Canadians generally tolerant toward their neighbours; ‘tribalism’ an issue: poll

Two people working to fight hate in Canada, Akaash Maharaj, CEO of The Mosaic Institute and Aidan Fishman of B'Nai Brith Canada, talk to reporter Tammie Sutherland.

By Spencer Gallichan-Lowe

A new poll is shedding light on a dark problem in Canada: intolerance and bigotry.

Data collected by Pollara Strategic Insights, and provided exclusively to CityNews, showed that 33 per cent of Canadians hold negative, intolerant, prejudiced or hostile views against at least one other segment of the population. This included those of different races, religions, sexual orientations, and gender identities.

And 42 per cent of Canadians said they have been treated unfairly or discriminated against because of their sexual orientation gender identity, religion, or ethnic and cultural background.

However, a little under half of Canadians, or about 44 per cent, refused to say anything negative about their neighbours.

“That’s a very nice number,” said Craig Worden, president of Pollara Strategic Insights. “It’s the right response …almost half of Canadians don’t judge others.”

About 23 per cent of those surveyed had nothing negative to say about other groups but viewed their own group as being superior to others.

“I can call this the ‘Big Fat Greek Wedding’ group,” Worden said. “They don’t feel this [superiority] is a negative thing.”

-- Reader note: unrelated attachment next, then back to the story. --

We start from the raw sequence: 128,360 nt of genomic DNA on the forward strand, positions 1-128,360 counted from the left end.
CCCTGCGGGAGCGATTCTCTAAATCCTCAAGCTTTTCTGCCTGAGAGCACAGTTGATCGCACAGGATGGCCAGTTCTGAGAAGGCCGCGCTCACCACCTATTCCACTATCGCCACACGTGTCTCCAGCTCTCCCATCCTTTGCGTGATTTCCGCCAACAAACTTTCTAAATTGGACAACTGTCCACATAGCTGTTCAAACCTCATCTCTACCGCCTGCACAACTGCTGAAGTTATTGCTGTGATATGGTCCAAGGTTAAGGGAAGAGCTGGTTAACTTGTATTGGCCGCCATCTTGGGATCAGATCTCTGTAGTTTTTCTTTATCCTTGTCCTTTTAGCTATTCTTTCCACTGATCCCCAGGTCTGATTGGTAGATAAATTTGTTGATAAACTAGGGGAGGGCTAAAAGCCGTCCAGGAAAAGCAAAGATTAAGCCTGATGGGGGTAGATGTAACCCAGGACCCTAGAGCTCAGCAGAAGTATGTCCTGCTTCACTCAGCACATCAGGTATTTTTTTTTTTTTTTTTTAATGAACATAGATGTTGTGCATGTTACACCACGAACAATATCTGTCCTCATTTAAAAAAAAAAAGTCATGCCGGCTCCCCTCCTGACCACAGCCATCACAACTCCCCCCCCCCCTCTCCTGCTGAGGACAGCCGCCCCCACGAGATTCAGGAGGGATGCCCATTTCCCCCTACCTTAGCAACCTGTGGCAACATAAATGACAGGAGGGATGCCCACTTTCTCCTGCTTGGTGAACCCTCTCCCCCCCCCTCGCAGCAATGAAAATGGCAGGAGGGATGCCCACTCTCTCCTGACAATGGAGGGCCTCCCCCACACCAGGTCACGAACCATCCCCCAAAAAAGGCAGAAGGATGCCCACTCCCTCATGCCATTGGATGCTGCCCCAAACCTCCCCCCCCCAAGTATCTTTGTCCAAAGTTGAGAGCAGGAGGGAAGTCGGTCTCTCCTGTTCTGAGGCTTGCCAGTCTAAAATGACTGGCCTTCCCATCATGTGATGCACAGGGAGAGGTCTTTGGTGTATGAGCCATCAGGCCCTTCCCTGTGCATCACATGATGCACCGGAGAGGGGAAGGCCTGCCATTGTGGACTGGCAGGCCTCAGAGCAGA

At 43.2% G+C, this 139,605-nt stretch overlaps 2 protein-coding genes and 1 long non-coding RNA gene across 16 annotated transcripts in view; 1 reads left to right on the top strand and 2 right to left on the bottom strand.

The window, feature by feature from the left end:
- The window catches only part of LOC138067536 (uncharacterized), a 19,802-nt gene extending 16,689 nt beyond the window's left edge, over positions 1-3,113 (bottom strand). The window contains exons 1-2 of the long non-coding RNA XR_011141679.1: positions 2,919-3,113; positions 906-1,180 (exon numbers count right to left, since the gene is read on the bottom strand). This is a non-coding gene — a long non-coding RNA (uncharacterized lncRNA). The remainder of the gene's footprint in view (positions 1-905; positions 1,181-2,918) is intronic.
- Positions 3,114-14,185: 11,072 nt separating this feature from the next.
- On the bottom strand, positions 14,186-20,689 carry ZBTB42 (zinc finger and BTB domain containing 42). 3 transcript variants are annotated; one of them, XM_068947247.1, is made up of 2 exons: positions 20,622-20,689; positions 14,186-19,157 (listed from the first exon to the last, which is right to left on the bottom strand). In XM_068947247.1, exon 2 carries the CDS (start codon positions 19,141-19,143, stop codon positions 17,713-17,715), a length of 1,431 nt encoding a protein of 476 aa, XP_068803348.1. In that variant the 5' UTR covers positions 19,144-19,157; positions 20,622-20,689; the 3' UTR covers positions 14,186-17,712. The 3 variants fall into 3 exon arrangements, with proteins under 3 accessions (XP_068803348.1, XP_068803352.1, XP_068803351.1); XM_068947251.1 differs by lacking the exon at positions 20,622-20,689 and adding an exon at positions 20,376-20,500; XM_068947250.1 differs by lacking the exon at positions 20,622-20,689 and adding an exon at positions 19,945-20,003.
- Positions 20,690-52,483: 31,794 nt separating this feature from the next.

This form of “tribalism” cuts across society and their data found it was most prominent in non-white groups, which may surprise some, Worden said.

“They don’t say anything negative about any particular group, but they do say their own group is superior towards other groups,” he said.

“This group can sometimes seem harmless on the surface, but they are not benign. These attitudes are a form of prejudice and they can easily express themselves through acts of bigotry,” Worden explained. “We can’t give them a pass.”

Acceptance of transgender persons ‘the new frontier’

While the poll data shows a general acceptance of gay and lesbian Canadians in society, persons who identify as transgender, non-binary or gender non-conforming still face discriminatory attitudes.

“Canadians have come around to same-sex issues,” Worden said, adding that the gay marriage debate is a “dead issue” in Canada.

“[However] intolerance was more likely to be directed at transgender identity,” he said. “It’s a new frontier of acceptance.”

Face-to-face exposure, education, key to changing attitudes

Worden said that while these numbers may be surprising to some, as Canadians tend to view themselves as an accepting society, he said that it’s not necessarily a bad thing.

“I don’t think these results say we are not successful …but does speak to the fact that Canadians aren’t perfect, and there’s always improvement needed on this.”

Worden said their findings show that exposure to other groups, whether that be through face-to-face interactions in the community or education, can help combat intolerance.

“By far the most common predictor was exposure to other groups,” he said, adding that old assumptions about income level determining a person’s attitude towards others weren’t the main factor.

Still, Worden said the poll results show Canadians as a generally tolerant bunch.

“It’s quite a nice finding,” he said.

The online poll of 1,013 adults was conducted by Pollara Strategic Insights between March 27 and April 1, 2019.  As a guideline, a probability sample of this size carries a margin of error of ± 3.1%, 19 times out of 20.

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